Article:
Actor Drew Carey plays upon our affection for life’s loveable losers with The Drew Carey Show. In it, the comedian plays a low level manager at a department store where the only way he can survive the every day drama of retail life is to have a sense of humor. There’s a ‘we’re in the same boat’ mentality that permeates this employment atmosphere; everyone’s going nowhere (career-wise, at least) fast.
But Carey’s work life is but a microcosm of his overall world. This rotund one is equally unsuccessful in his dating life. What he lacks in friendship in the romantic realm is made up for by his best friends, the wonderfully named Oswald Lee Harvey and Lewis Kiniski, two equally non-mobile, dead-end-jobbers.
At the job, Carey has one lone arch rival. Kathy Kinney plays the makeup and clothes-taste-challenged Mimi. These two are at each other’s throats every hour of every day of the week. Mimi is a wonderfully bizarre character; complicated, and not the kind normally found in standard sitcoms. You feel sorry for her, and wish she would take a hint and tone down the loud colors. At the same time, it’s difficult to forgive her mean-spirited-ness toward Carey.
The Drew Carey Show takes place in Cleveland, Ohio, another factor that makes this program special. Not since The Mary Tyler More Show, which was set in Minneapolis, Minnesota, has a show so nicely displayed life outside the usual major metropolises. Carey and friends have simple tastes, and most of the scenes at Drew’s house find his gang drinking beer and playing pool on an outdoor pool table. They could just as easily be Any-Old-Joes, in Anytown, USA.
The biggest problem with The Drew Carey Show is that it’s an awful lot like that Seinfeld joke, without the Seinfeld ability to carry it off so well – namely, it’s a show about nothing. Life in Carey’s middle class world is relatively inconsequential, which is why “The Electron Doesn’t Fall Far From The Nucleus” is an episode that stands out from the others.
Here, Carey chooses to join the Wildebeasts, his father’s old lodge. He does this because he believes the club’s senior members can help him move up the company ladder and into a better paying job. During this initiation process, however, Carey discovers the Wildebeasts is nothing more than a racist organization where minorities are not respected or accepted. It’s a startling revelation and one of the few times where a serious issue is successfully explored on the program.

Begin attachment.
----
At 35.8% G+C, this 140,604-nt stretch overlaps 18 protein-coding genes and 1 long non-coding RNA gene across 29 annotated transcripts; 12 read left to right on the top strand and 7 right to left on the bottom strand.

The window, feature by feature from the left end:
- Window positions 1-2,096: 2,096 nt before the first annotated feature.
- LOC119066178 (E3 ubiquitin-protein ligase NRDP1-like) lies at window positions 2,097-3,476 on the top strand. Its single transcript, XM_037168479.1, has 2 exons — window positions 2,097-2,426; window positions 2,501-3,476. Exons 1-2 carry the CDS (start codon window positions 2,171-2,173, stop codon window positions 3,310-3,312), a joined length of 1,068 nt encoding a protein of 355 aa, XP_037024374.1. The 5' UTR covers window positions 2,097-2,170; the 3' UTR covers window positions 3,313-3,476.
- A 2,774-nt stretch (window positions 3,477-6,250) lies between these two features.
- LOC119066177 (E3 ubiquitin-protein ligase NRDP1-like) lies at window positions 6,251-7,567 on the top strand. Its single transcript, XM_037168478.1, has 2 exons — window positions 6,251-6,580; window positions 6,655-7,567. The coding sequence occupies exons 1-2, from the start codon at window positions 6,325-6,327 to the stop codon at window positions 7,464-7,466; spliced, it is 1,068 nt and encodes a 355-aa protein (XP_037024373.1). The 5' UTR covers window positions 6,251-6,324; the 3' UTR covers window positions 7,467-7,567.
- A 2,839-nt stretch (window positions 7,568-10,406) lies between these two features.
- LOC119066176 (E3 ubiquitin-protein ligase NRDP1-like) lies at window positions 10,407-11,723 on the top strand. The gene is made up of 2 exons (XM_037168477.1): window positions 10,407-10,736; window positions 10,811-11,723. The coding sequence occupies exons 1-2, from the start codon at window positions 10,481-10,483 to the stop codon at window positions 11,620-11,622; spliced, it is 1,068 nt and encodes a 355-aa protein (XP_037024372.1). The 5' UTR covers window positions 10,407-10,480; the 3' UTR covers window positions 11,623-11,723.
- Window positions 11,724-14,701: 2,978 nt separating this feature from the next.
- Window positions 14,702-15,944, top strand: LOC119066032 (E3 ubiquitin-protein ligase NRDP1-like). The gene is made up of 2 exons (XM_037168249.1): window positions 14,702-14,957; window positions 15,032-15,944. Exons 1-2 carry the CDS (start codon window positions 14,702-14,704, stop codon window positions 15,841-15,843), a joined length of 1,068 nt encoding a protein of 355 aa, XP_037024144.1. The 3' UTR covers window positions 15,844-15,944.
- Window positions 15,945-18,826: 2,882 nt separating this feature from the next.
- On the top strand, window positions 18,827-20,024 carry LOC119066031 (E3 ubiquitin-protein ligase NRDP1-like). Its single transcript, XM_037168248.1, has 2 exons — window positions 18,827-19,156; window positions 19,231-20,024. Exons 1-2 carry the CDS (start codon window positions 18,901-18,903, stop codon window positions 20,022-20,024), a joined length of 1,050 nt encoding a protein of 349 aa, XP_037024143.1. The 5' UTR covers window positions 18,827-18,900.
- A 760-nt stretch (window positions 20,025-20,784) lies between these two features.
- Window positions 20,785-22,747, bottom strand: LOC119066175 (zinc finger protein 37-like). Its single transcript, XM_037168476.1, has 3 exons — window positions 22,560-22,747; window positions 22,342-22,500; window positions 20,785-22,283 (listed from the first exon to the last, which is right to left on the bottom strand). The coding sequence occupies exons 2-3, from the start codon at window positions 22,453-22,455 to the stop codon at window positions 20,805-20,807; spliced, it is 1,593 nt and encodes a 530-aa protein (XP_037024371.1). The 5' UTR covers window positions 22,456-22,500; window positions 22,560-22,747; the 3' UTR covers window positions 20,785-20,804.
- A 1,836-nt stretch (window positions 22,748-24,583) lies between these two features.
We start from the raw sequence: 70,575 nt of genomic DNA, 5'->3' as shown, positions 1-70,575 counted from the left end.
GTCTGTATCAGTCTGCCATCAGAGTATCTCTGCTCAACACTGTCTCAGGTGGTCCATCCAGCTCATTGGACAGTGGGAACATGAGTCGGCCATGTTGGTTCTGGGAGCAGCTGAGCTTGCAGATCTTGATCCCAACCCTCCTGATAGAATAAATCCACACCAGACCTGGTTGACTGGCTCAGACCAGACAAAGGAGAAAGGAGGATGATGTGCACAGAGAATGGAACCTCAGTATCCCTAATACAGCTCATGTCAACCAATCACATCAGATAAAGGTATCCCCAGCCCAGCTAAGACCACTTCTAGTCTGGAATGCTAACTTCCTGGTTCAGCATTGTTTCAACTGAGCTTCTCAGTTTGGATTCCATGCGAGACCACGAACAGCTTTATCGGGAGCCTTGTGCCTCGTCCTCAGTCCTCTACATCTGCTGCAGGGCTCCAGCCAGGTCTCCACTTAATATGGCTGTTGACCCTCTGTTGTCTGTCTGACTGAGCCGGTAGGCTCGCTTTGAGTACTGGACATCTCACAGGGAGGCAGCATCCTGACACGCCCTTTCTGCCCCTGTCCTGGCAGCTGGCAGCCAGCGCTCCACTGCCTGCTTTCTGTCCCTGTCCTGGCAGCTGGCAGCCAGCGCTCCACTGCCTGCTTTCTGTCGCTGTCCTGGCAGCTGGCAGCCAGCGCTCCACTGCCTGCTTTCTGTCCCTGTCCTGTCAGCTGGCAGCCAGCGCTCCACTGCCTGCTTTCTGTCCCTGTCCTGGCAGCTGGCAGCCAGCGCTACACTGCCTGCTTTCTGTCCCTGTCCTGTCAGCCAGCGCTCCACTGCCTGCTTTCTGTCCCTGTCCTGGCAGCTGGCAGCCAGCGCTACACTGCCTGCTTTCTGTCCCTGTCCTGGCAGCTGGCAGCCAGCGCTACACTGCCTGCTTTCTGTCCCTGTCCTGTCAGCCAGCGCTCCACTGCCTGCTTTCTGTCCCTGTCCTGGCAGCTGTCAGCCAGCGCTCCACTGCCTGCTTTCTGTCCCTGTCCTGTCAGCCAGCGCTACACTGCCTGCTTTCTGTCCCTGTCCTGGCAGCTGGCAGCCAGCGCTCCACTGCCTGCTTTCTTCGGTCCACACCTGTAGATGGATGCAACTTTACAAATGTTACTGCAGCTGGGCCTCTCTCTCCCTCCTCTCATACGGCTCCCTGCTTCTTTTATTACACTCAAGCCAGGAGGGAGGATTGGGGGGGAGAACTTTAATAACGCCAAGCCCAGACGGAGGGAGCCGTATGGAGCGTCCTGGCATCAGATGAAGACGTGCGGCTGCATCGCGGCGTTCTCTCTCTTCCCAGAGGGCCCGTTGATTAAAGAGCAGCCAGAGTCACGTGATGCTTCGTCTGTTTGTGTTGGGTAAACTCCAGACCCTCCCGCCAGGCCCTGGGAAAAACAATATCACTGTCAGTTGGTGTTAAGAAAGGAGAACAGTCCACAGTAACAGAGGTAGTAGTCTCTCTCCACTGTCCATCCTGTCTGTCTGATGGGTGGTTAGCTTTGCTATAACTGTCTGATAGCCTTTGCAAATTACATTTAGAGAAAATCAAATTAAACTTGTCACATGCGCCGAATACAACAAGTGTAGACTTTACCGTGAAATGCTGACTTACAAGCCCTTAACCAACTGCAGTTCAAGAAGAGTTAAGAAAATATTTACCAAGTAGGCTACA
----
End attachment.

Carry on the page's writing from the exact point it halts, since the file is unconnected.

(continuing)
More often, however, this situational comedy focuses on relatively minor office politics issues. During “No Two Things In Nature Are Exactly Alike”, for instance, Carey gets into trouble on the job after he attaches a racy cartoon to a company memo. And whenever Carey gets into hot water at work, it’s usually with Mr. Bell, his boss. Voiced by Kevin Pollack, Mr. Bell is an always-heard, never-seen character. You can infer that Carey has learned well from the comedic master, Bob Newhart, because his interactions with Mr. Bell are almost exclusively via phone conversations – a comedy bit Newhart pioneered. Bell’s menacing verbal confrontations alone provide all the evidence you need to comprehend this man’s overloading bossy nature.
One can draw parallels between this program and Roseanne, in that it focuses primarily upon working class characters. This means you will not see a whole lot of Hollywood-like glamour, or beauty. Carey’s character is a kind of Everyman and no doubt, viewers immediately relate to his problems. He’s not like Jerry Seinfeld, who plays himself, a successful comedian, or the characters on Friends, who have far too much free time on their hands to live such successful lives. Nope, he’s a guy that goes to work from nine to five, and then comes home to (hopefully) unwind.
There’s very little in the way of bonus material included in this package. There is “Life Inside A Cubicle”, however, which finds Carey and his co-stars reflecting back on the show, as well as something called “1-900-Mimi [spoof]”, which has lighthearted fun with the outlandish Mimi character.
Granted, The Drew Carey Show was never a pioneering, boundary-blurring sitcom. If you’re tired of the often mean-spirited put down fests which pass themselves off as comedy programs these days, pop this kinder, gentler, and altogether sweeter TV show on a DVD into your player for a while.